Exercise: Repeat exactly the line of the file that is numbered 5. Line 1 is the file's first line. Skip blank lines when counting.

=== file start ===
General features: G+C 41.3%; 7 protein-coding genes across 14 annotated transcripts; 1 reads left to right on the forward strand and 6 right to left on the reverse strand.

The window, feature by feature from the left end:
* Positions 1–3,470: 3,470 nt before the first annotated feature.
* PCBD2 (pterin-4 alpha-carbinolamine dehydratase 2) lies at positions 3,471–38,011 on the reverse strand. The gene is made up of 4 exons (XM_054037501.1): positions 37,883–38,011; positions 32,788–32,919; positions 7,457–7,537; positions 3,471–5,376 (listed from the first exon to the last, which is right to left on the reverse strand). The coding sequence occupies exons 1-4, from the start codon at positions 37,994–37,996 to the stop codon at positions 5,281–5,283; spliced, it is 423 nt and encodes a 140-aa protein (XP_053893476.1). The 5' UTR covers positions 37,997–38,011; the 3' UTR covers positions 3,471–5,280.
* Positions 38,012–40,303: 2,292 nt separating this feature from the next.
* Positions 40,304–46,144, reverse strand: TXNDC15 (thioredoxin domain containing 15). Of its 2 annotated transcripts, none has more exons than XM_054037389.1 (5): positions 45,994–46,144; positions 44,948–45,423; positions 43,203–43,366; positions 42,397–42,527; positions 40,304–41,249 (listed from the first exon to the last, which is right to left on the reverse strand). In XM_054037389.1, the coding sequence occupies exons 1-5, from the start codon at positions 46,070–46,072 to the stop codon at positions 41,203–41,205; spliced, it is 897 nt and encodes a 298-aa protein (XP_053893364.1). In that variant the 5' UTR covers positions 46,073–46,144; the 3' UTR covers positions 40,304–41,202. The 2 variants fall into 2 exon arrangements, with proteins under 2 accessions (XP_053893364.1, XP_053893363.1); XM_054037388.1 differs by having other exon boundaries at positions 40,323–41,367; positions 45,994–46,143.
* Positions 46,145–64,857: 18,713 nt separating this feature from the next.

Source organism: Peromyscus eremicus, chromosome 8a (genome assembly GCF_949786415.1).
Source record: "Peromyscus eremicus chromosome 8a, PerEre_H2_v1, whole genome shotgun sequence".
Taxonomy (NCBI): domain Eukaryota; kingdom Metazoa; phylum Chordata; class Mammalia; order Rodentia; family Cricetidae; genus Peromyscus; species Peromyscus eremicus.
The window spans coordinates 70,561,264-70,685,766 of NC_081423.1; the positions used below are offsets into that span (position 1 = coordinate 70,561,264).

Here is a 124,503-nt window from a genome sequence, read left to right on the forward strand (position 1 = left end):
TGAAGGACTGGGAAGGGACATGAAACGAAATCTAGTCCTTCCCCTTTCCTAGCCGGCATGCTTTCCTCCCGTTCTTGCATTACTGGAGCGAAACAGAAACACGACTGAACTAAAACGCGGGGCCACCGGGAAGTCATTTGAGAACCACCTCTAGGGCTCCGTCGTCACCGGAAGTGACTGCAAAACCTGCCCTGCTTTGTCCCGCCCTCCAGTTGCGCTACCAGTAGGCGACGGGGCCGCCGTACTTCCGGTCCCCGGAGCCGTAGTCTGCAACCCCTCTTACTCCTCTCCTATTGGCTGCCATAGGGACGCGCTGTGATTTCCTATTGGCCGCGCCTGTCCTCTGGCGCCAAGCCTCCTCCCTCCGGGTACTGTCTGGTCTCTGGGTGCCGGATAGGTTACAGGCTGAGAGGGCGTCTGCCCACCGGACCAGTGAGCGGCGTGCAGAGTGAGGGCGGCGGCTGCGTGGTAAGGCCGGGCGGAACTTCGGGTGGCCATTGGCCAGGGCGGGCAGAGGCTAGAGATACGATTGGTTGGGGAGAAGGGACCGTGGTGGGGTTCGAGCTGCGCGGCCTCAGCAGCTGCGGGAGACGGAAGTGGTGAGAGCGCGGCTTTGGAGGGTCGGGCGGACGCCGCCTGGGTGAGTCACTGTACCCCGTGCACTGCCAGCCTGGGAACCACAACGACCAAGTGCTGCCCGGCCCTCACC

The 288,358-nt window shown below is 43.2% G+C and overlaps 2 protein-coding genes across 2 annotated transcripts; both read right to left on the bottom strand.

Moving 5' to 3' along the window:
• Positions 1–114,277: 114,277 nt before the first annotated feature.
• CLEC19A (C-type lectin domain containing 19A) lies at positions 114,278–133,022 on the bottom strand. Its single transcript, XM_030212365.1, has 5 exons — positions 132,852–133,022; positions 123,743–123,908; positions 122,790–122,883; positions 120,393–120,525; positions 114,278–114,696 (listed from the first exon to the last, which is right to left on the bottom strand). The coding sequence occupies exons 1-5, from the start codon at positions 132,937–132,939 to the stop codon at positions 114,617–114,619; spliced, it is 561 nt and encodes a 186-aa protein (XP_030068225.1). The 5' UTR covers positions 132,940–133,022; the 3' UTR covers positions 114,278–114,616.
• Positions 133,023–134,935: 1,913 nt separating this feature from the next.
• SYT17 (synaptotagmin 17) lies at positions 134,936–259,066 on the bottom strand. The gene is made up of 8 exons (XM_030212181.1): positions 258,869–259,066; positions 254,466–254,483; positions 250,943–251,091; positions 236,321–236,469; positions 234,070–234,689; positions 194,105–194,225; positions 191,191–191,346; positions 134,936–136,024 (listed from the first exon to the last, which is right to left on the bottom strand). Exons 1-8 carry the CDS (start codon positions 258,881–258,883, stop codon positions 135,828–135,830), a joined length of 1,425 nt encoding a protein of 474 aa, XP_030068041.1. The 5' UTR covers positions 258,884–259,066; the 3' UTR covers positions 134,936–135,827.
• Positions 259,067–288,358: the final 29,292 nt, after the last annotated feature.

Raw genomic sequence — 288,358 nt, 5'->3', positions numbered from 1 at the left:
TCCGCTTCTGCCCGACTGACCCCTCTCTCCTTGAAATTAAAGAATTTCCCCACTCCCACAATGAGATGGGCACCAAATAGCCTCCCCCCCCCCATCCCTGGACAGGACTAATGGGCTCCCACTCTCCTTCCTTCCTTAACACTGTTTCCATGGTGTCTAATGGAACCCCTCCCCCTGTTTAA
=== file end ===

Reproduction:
* Positions 38,012–40,303: 2,292 nt separating this feature from the next.